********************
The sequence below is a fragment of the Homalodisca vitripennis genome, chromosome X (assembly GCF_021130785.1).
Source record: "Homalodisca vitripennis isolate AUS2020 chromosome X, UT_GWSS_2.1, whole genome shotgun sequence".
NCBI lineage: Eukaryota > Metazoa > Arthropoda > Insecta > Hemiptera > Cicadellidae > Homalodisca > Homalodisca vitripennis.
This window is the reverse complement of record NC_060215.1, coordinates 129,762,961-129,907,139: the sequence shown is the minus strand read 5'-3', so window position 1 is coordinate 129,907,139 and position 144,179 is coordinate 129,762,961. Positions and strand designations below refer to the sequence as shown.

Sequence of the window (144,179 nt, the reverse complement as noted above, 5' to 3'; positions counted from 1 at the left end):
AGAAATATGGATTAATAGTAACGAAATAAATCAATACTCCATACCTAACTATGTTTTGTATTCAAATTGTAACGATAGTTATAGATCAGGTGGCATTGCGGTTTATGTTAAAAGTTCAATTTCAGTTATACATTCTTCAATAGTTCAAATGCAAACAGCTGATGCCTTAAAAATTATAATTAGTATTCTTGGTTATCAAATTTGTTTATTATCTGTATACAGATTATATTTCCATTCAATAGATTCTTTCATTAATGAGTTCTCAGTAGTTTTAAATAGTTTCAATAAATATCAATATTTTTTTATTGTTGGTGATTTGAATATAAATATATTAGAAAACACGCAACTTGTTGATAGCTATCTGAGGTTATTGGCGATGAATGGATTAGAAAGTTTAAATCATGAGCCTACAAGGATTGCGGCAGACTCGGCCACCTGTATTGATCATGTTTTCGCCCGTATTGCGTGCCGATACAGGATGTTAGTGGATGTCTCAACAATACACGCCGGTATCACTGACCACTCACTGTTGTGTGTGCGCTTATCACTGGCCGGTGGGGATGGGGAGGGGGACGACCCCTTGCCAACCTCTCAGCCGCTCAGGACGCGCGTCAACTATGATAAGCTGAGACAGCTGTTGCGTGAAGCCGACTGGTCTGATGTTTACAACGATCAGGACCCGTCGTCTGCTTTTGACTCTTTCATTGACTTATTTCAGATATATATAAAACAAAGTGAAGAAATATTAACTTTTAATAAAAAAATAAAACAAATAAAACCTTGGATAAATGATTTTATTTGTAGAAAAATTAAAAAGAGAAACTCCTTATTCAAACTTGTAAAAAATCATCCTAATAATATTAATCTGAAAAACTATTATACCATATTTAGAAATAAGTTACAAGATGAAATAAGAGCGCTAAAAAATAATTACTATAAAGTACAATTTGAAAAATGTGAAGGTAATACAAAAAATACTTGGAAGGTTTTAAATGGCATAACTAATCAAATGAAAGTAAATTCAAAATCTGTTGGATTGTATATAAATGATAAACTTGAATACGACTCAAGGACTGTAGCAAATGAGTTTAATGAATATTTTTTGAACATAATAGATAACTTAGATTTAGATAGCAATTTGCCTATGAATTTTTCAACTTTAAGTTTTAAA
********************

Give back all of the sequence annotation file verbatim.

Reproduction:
The sequence below is a fragment of the Homalodisca vitripennis genome, chromosome X (assembly GCF_021130785.1).
Source record: "Homalodisca vitripennis isolate AUS2020 chromosome X, UT_GWSS_2.1, whole genome shotgun sequence".
NCBI lineage: Eukaryota > Metazoa > Arthropoda > Insecta > Hemiptera > Cicadellidae > Homalodisca > Homalodisca vitripennis.
This window is the reverse complement of record NC_060215.1, coordinates 129,762,961-129,907,139: the sequence shown is the minus strand read 5'-3', so window position 1 is coordinate 129,907,139 and position 144,179 is coordinate 129,762,961. Positions and strand designations below refer to the sequence as shown.

Sequence of the window (144,179 nt, the reverse complement as noted above, 5' to 3'; positions counted from 1 at the left end):
AGAAATATGGATTAATAGTAACGAAATAAATCAATACTCCATACCTAACTATGTTTTGTATTCAAATTGTAACGATAGTTATAGATCAGGTGGCATTGCGGTTTATGTTAAAAGTTCAATTTCAGTTATACATTCTTCAATAGTTCAAATGCAAACAGCTGATGCCTTAAAAATTATAATTAGTATTCTTGGTTATCAAATTTGTTTATTATCTGTATACAGATTATATTTCCATTCAATAGATTCTTTCATTAATGAGTTCTCAGTAGTTTTAAATAGTTTCAATAAATATCAATATTTTTTTATTGTTGGTGATTTGAATATAAATATATTAGAAAACACGCAACTTGTTGATAGCTATCTGAGGTTATTGGCGATGAATGGATTAGAAAGTTTAAATCATGAGCCTACAAGGATTGCGGCAGACTCGGCCACCTGTATTGATCATGTTTTCGCCCGTATTGCGTGCCGATACAGGATGTTAGTGGATGTCTCAACAATACACGCCGGTATCACTGACCACTCACTGTTGTGTGTGCGCTTATCACTGGCCGGTGGGGATGGGGAGGGGGACGACCCCTTGCCAACCTCTCAGCCGCTCAGGACGCGCGTCAACTATGATAAGCTGAGACAGCTGTTGCGTGAAGCCGACTGGTCTGATGTTTACAACGATCAGGACCCGTCGTCTGCTTTTGACTCTTTCATTGACTTATTTCAGATATATATAAAACAAAGTGAAGAAATATTAACTTTTAATAAAAAAATAAAACAAATAAAACCTTGGATAAATGATTTTATTTGTAGAAAAATTAAAAAGAGAAACTCCTTATTCAAACTTGTAAAAAATCATCCTAATAATATTAATCTGAAAAACTATTATACCATATTTAGAAATAAGTTACAAGATGAAATAAGAGCGCTAAAAAATAATTACTATAAAGTACAATTTGAAAAATGTGAAGGTAATACAAAAAATACTTGGAAGGTTTTAAATGGCATAACTAATCAAATGAAAGTAAATTCAAAATCTGTTGGATTGTATATAAATGATAAACTTGAATACGACTCAAGGACTGTAGCAAATGAGTTTAATGAATATTTTTTGAACATAATAGATAACTTAGATTTAGATAGCAATTTGCCTATGAATTTTTCAACTTTAAGTTTTAAA